Also called pressure support ventilation, BiPAP senses patient effort and releases air flow to target the set inspiratory pressure; once achieved, this pressure returns to the lower level or PEEP. At either level, breathing is unrestricted. Cycling between two pressure levels creates a pressure differential that promotes carbon dioxide (CO2) removal; it may be a better choice than CPAP if the main goal is to decrease the partial pressure of CO2 and unload the respiratory muscles. As long as lung compliance remains constant, BiPAP helps ensure reliable ventilation.

Initially, inspiratory pressure may be set at a relatively low level (5 to 10 cm H2O) and then increased gradually as tolerated; or it may be started high (15 to 20 cm H2O) and lowered gradually if the patient shows intolerance. To minimize adverse effects, such as sinus pain and gastric insufflation, pressure should be no higher than 20 cm H2O. PEEP levels should be titrated to prevent derecruitment and counter intrinsic PEEP.

Controlled ventilation modes such as pressure-control ventilation may benefit patients who experience frequent apnea episodes or need a time-cycled inspiratory phase.


Indications and contraindications

Patients who may be candidates for NPPV include those with severe COPD exacerbations or cardiogenic pulmonary edema.

Contraindications for NPPV include:

  • medical instability
  • respiratory arrest
  • fluctuating level of consciousness
  • inability to protect the airway
  • profound hypoxemia, shock, or acidemia
  • excessive secretions
  • lack of cooperation
  • agitation
  • recent upper airway or GI surgery
  • inability to fit the mask properly.

Patient Selection: Crucial to NPPV success

The success of noninvasive positive-pressure ventilation (NPPV) depends largely on appropriate patient selection. Patients in three main categories may be good candidates—those with chronic obstructive pulmonary disease (COPD), cardiogenic pulmonary edema (CPE), or hypoxemic respiratory failure.

Severe COPD
Severe exacerbation of COPD may cause hypoxia, hypercapnia, acidosis, and increased work of breathing. NPPV may improve oxygenation and promote ventilation
during exacerbations because the positive pressure stents airways open and reduces inspiratory muscle effort. It improves respiratory acidosis, increases pH, reduces the need for endotracheal intubation, decreases the partial pressure of carbon dioxide, slows respirations, eases breathlessness, and may shorten hospital stays and reduce mortality.

Cardiogenic pulmonary edema
In patients with CPE, NPPV restores functional residual capacity through positive
pressure, which opens flooded or collapsed alveoli, thereby recruiting alveoli and improving gas exchange. It also produces direct mechanical benefits for the heart, reducing preload and afterload and enhancing cardiac output.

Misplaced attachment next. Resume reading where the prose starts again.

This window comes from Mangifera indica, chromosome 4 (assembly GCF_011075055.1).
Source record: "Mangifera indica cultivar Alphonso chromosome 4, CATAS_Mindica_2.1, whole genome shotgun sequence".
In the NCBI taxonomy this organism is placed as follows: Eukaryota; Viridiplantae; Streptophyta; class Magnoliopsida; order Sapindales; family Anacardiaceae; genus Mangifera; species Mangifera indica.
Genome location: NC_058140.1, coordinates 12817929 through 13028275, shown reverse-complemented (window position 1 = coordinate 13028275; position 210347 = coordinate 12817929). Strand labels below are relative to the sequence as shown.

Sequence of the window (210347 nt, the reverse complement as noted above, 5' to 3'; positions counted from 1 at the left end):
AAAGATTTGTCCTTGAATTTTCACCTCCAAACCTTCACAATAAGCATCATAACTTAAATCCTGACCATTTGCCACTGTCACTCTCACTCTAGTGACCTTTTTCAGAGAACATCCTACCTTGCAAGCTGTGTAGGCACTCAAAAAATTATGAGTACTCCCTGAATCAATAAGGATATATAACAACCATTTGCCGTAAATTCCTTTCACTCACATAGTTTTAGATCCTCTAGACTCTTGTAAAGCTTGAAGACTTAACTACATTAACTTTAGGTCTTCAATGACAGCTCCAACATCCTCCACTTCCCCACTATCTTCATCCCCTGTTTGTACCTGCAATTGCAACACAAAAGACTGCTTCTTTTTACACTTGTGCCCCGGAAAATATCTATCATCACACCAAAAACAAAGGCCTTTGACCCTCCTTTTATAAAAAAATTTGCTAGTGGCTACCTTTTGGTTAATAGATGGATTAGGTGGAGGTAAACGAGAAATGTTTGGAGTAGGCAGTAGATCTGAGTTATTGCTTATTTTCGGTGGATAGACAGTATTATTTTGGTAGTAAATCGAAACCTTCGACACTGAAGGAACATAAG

Hypoxemic respiratory failure
The evidence for using NPPV in hypoxemic respiratory failure (especially when
acute) is less compelling than for severe COPD or CPE. Several studies indicate
NPPV can improve gas exchange, reduce the need for intubation, and decrease
mortality. But these results occurred largely in subsets of patients with hypoxemic respiratory failure who traditionally have responded well to NPPV (such as those with COPD or CPE).

Severe hypoxemia, shock, and severe metabolic acidosis have been linked to
poorer outcomes. However, patients with these conditions are diverse so it’s hard
to generalize the results. A trial of NPPV should be considered with caution in carefully selected patients. If the ratio of partial pressure of oxygen to fraction of inspired oxygen (PaO2/FIO2, or P/F ratio) doesn’t improve within the first hour or if further clinical deterioration occurs, the patient should be intubated and placed on invasive mechanical ventilation.

Acute respiratory distress syndrome (ARDS), the most severe form of hypoxemic
respiratory failure, is marked by severe hypoxemia, diffuse infiltrates, and decreased lung compliance. ARDS patients are much more likely to die from multiorgan failure (MOF) rather than primary hypoxemia. Release of inflammatory mediators (hypothesized as the cause of MOF) may result from sepsis, tissue damage, or repeated cyclic stretching, regional overdistention, and derecruitment of lung units (commonly called ventilator-induced lung injury, or VILI). This can cause or exacerbate preexisting lung damage, triggering intrinsic signaling pathways to release inflammatory mediators and inducing damage to other end organs.

In hypoxemic respiratory failure, NPPV may eliminate the need for intubation and mitigate the cascade associated with VILI. One prospective multicenter study analyzing its use in ARDS patients showed mixed results; slightly more than half the patients had an improved P/F ratio within the first hour, while slightly less than half needed intubation. Also, the benefits of NPPV in ARDS may be limited by the high airway pressures commonly needed to ventilate noncompliant